So after a lot of hemming and hawing I've decided to take a slightly different tack to this whole blogging thing. Or rather, I've decided to go with the more conventional approach.
As I've said (way too often), when the painting is going well, the writing suffers. Although the two languages compliment one another, when I'm operating in a predominantly visual mode, I find it difficult to write. Pecking at the keyboard becomes a frustrating chore when I’d rather be in the studio. The good news, however, is that I'm almost always in a painting mode this last year, and so the studio time is productive and my new works continue to get stronger and more exciting; the flip side, of course, is that I'm never much in the mood to write (unless I'm reacting to art or some particularly curious article or idea).
The longer posts and short essays that regular readers are accustomed to may go the way of the dodo or at least become exceedingly rare. The “more conventional approach” I have in mind? Content comprised of tidbits - arty links, random thoughts, poetry and the like - punctuated by the familiar “Gallery Reports.” I’ll reserve any essay efforts for publications and online journals.
And, so, to get things started…a picture of the Reed Flute Cave in China’s Guangxi Zhuangzu region. The photograph, by James P. Nelson, was published in the July 2007 issue of National Geographic. The ceiling of the cave is seen reflected in an underground pool.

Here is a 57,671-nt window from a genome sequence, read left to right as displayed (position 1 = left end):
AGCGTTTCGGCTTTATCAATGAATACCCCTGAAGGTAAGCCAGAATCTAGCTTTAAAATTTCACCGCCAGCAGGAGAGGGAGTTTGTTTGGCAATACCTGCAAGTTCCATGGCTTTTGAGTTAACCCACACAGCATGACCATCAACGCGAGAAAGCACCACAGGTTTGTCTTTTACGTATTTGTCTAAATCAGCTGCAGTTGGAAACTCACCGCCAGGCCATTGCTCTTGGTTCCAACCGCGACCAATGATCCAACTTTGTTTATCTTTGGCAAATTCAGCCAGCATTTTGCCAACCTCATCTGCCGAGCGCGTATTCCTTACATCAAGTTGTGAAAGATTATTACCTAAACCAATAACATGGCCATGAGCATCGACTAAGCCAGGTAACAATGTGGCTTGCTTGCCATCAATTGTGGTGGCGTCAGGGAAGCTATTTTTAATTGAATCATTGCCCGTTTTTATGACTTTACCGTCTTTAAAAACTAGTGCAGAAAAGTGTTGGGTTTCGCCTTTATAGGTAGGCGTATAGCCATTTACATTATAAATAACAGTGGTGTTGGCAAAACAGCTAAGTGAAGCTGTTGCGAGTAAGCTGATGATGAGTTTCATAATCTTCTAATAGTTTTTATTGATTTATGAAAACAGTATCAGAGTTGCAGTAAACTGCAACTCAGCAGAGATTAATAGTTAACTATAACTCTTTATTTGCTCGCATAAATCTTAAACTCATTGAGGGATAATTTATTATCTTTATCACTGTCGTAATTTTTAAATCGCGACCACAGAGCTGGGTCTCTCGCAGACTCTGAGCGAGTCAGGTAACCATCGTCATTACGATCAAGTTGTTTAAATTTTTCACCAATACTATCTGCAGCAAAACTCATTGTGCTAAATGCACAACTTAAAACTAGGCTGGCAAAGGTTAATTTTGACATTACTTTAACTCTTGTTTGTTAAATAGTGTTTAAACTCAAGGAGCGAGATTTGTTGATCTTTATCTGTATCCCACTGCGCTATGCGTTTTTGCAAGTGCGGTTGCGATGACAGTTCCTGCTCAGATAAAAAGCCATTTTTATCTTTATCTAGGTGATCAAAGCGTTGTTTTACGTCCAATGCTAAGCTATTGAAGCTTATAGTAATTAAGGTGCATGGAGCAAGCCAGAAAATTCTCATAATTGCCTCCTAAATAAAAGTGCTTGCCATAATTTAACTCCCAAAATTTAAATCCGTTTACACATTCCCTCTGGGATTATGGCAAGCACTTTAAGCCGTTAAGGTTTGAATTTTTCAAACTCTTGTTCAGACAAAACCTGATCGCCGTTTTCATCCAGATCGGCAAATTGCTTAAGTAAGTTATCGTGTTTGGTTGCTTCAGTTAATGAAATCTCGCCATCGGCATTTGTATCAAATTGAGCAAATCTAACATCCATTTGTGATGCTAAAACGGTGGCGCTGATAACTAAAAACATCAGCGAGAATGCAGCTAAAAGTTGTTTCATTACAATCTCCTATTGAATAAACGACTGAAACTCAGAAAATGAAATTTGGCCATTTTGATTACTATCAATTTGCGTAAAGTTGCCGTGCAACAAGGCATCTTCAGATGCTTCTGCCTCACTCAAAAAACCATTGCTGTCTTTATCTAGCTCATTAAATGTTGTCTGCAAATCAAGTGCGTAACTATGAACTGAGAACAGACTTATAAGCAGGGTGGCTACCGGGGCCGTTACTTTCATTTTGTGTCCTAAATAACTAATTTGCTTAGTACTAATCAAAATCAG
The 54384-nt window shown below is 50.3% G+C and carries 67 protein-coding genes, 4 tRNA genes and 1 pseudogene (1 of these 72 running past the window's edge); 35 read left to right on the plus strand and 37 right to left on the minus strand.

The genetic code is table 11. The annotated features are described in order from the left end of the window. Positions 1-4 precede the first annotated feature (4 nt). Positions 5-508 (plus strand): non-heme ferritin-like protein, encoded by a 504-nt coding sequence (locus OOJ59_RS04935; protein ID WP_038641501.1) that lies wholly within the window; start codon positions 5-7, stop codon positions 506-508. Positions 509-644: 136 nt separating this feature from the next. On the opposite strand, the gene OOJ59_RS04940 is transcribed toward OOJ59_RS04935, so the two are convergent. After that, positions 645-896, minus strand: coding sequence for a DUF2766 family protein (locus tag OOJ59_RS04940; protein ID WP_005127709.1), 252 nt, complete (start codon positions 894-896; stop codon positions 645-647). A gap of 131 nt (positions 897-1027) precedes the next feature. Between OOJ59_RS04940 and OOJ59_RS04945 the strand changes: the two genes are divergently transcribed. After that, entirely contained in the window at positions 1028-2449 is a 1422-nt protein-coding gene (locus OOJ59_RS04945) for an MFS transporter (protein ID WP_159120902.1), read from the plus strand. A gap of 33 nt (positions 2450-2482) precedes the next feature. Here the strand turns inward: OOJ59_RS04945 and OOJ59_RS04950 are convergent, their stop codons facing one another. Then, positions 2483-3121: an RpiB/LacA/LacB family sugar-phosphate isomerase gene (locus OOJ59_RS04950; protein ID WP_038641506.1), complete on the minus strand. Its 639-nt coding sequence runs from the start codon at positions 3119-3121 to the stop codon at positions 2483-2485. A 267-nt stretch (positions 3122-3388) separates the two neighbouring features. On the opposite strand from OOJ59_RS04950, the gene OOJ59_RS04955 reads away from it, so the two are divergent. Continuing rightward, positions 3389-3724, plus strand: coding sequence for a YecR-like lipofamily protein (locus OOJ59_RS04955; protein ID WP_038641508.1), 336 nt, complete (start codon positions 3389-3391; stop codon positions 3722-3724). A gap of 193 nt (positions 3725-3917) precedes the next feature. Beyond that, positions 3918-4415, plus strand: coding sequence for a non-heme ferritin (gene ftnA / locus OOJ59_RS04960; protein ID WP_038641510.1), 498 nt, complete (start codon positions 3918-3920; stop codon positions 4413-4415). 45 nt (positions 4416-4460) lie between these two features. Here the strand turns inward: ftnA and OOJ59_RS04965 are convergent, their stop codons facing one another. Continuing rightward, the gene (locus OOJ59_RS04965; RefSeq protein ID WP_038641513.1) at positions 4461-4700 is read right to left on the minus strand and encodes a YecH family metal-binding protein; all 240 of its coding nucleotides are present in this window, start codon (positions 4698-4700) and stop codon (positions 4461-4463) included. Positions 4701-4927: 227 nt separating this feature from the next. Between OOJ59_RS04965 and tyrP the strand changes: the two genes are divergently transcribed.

Admiring the image, David Abram’s writing on sensual vertigo came to mind.
“Late one evening, I stepped out of my little hut in the rice paddies of eastern Bali and found myself falling through space. Over my head the black sky was rippling with stars, densely clustered in some regions, almost blocking out the darkness between them, and loosely scattered in other areas, pulsing and beckoning to each other. Behind them all streamed the great river of light, with its several tributaries. But the Milky Way churned beneath me as well, for my hut was set in the middle of a large patchwork of rice paddies, separated from each other by narrow, two-foot-high dikes, and these paddies were all filled with water. By day, the surface of these pools reflected perfectly the blue sky, a reflection broken only by the thin, bright-green tips of new rice. But by night, the stars themselves glimmered from the surface of the paddies, and the river of light whirled through the darkness underfoot as well as above; there seemed no ground in front of my feet, only the abyss of starstudded space falling away forever.
I was no longer simply beneath the night sky, but also above it; the immediate impression was of weightlessness. I might perhaps have been able to reorient myself, to regain some sense of ground and gravity, were it not for a fact that confounded my senses entirely: between the galaxies below and the constellations above drifted countless fireflies, their lights flickering like the stars, some drifting up to join the constellations overhead, others, like graceful meteors, slipping down from above to join the constellations underfoot, and all these paths of light upward and downward were mirrored, as well, in the still surface of the paddies. I felt myself at times falling through space, at other moments floating and drifting. I simply could not dispel the profound vertigo and giddiness; the paths of the fireflies, and their reflections in the water's surface, held me in a sustained trance. Even after I crawled back to my hut and shut the door on this whirling world, the little room in which I lay seemed itself to be floating free of the Earth.”
T.H. Whites’ Merlin said “There is only one thing for it then—to learn… That is the only thing that the mind can never exhaust, never alienate, never be tortured by, never fear or distrust, and never dream of regretting.” I agree, though I would add that learning to look, feel, taste, touch and hear anew, learning again how to just be, like the proverbial baby…that also roots the human animal.
I hope you all are well.